State-By-State Hay Summary

Information gathered from testing hay helps producers plan their supplementation strategy for the cattle cycle.(Courtesy photo.)

Colorado—In the April 4 report, compared to the last report, trade activity light on light to moderate demand. Stable hay sold mostly steady.

Missouri—In the April 4 report, compared to last report, hay interest continues to slowly decrease as turnout draws closer each day. There is still demand and movement occurring just at a bit slower pace. The supply of hay is light to moderate; demand is moderate, prices are steady to weak. Spring weather has been extremely volatile. The cold snaps lately have slowed what seemed a month ago to be a very early growing season. 

Nebraska—In the April 4 report, compared to last report, bales of alfalfa sold unevenly steady. Sun-cured alfalfa pellets in the east sold $10 lower, steady market in the Platte Valley. Millet hay in the west sold $5 lower. No test on grass or prairie hay in round bales. Demand was very light. Each day livestock owners are getting closer to summer grass turn out and most continue to have enough hay sitting around and are not looking to buy any at this time. Most contacts said they have more people calling to sell them hay than they have buyers looking for hay. Some alfalfa producers are seeing worms and bugs in their fields and have ordered spraying to be done. 

Oklahoma—In the March 29 report, compared to the last report, the demand and trade remain low. With the new crop hay season around the corner, many cattle producers are trying to stretch the hay they have left. Due to the new crop and cattle producers stretching the hay, most hay prices are beginning to lower. Producers are lowering prices to replace old hay with new hay. Next report will be released April 12.

Texas—In the April 5 report, compared to last report, hay prices are mostly steady to weak on old crop hay. Trading activity was moderate on moderate demand. Hay prices are moving lower across most of the regions as first cutting is approximately a month away, so producers are looking to move old crop stock piles. High winds moved across most of the state last week and some spotty rain showers were reported in the north, central, and southeast regions. Spring field prep is underway in most regions. Pasture and rangeland conditions are mixed, with spotty moisture and warmer temperatures helping boost spring growth. The winter wheat crop in the Panhandle finally got some good moisture late, which has spurred some late season growth. Next report will be released April 19.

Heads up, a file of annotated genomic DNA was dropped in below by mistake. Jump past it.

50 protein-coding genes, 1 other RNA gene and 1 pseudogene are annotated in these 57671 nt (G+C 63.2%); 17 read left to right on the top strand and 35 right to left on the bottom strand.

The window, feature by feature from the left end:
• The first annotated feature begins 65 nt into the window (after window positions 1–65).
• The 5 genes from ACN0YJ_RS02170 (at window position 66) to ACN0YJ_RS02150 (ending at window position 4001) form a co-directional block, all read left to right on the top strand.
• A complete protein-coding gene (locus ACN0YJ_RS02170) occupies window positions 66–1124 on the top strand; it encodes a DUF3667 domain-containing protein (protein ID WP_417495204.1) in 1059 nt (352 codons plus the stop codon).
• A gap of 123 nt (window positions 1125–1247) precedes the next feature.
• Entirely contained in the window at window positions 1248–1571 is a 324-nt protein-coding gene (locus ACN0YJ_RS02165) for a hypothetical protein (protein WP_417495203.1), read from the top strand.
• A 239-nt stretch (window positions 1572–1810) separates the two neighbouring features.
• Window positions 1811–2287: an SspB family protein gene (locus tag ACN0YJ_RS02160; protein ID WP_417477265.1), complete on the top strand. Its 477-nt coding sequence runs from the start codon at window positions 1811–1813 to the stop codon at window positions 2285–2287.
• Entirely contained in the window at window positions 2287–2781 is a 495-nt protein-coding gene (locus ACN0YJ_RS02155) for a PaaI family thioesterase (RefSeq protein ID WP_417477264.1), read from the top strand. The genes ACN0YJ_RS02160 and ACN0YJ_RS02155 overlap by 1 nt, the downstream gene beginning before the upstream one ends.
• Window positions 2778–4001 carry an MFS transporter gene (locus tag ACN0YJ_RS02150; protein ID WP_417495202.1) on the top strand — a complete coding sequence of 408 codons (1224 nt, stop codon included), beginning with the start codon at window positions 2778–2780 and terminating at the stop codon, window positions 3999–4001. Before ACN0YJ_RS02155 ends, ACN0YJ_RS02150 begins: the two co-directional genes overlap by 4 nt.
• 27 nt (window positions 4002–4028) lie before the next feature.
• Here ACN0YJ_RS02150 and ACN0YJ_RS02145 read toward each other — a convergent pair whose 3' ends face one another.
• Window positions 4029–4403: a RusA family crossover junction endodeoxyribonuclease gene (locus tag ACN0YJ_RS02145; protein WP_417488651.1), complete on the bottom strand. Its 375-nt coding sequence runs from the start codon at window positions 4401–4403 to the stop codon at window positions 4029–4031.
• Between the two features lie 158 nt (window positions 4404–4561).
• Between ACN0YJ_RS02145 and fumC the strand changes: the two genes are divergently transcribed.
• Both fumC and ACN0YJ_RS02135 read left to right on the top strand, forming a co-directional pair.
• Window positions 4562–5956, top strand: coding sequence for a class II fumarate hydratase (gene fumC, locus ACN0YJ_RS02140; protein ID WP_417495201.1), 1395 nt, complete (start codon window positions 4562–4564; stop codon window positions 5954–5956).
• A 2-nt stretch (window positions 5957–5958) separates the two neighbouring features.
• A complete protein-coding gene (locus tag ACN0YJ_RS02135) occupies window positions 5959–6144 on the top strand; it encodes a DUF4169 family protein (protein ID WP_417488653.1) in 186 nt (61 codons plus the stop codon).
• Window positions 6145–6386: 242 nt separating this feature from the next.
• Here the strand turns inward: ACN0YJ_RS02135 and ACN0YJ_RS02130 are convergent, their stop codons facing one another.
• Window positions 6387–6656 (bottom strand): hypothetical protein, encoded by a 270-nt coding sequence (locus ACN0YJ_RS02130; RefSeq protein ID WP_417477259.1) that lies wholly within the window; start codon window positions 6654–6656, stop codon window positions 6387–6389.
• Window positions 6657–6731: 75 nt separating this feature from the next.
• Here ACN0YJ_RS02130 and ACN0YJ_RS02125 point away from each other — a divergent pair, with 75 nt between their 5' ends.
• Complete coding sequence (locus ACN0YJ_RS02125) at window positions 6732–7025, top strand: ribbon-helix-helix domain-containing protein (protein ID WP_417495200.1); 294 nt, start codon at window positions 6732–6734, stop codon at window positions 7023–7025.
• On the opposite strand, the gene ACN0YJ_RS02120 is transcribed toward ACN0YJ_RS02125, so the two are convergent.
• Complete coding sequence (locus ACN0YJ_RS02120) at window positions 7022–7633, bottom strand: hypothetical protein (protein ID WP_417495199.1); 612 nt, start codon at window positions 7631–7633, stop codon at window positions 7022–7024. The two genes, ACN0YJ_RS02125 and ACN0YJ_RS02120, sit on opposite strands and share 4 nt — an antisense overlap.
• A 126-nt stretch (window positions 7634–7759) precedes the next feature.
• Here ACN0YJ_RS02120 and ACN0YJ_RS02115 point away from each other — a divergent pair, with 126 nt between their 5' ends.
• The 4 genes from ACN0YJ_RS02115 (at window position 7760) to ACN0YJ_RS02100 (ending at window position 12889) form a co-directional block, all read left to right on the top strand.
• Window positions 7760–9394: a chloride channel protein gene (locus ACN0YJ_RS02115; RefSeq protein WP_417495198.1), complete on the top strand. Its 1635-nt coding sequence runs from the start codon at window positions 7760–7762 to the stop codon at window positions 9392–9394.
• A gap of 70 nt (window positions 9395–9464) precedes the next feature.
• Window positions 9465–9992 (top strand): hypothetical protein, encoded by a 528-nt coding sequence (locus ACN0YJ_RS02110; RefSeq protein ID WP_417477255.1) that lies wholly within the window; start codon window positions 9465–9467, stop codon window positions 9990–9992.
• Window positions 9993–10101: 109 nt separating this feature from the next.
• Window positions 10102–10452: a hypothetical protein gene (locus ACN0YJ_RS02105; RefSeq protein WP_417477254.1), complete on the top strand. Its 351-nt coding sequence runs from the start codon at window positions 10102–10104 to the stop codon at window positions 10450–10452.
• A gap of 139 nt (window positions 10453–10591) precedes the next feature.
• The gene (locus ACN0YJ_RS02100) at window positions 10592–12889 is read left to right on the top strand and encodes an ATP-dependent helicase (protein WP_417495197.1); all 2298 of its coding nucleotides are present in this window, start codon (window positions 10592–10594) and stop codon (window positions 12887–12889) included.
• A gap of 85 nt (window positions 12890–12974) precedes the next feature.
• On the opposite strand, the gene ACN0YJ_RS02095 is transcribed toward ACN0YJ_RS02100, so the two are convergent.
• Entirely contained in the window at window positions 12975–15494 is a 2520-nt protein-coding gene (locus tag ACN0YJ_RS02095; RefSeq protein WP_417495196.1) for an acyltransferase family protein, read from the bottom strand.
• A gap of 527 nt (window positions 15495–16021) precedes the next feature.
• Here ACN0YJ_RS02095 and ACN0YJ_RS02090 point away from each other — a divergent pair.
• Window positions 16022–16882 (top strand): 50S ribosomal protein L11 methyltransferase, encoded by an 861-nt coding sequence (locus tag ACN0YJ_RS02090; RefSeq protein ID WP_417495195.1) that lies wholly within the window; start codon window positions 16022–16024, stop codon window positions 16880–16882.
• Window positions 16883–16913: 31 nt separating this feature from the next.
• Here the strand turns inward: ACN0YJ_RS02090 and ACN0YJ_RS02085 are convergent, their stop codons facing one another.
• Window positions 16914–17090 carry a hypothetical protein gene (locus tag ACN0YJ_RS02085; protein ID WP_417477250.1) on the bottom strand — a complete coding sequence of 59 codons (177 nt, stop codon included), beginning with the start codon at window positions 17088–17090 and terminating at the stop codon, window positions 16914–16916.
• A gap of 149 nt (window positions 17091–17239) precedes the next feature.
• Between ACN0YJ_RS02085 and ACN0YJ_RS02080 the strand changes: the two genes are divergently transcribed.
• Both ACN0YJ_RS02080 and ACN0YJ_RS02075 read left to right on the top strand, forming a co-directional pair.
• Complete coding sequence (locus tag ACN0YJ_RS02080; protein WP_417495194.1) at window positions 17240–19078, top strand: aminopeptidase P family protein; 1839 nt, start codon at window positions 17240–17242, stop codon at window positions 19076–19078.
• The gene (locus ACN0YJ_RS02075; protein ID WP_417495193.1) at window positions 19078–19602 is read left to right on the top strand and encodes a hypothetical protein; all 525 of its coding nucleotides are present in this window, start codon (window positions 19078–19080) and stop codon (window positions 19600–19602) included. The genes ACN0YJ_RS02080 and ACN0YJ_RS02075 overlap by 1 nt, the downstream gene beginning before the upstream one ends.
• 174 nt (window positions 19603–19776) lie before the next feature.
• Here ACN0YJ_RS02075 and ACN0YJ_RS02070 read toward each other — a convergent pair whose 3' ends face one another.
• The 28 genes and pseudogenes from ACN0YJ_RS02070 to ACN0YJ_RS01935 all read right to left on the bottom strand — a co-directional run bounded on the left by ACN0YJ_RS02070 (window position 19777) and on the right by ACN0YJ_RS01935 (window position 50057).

South Dakota—In the April 5 report, compared to last report, there were little to no trades reported.

New Mexico—In the Nov. 24, 2023 report, compared to last report, alfalfa hay steady. Trade active, demand good. The the state is 73% complete with fifth cutting, 54% with sixth cutting. Most parts of the state are wrapping up harvest for the season. According to New Mexico Crop Progress report as of Nov. 12, 2023. Hay and roughage supplies improved slightly from the previous week but remained in worse condition than prior years. Hay and roughage supplies were observed to be 25% very short, 42% short, 30% adequate, and 3% surplus. At 14% very short, 37% short, 45% adequate, and 4% surplus, stock water supplies were on par with the 5-year average. This is the last report for the season, reports will resume in spring 2024.

Wyoming—In the April 4 report, compared to last report, all hay sales sold steady on a very thin test. Sun-cured alfalfa pellets sold $20 lower. Demand was light. With green grass showing up ranchers are thinking they have enough hay to get through until summer turnout. Out of state hay sales in the big player in the market and those sales have been very slow too with most hay going to a feedlot. Few producers have donated some hay to the cattlemen in Texas after fires burned grass and hay supplies. Weather pattern has been mixed, some snow and wind then sunshine and repeat. 

Montana—In the April 5 report, compared to last report, hay sold generally steady this week. Demand for hay remains light, but was more robust compared to previous weeks. Hay supplies of feeder quality hay remain heavy, but increased interest and some buying is giving producers breathing room as summer inches closer. Producers remain willing to carry over hay as snowfall has been light this winter and many still have drought and irrigation water concerns going forward. The best demand for feeder quality (utility and fair) hay remains around $140 to $150/ton delivered. Demand for straw is light as heavy straw supplies continue to be seen especially in the northern portion of the state.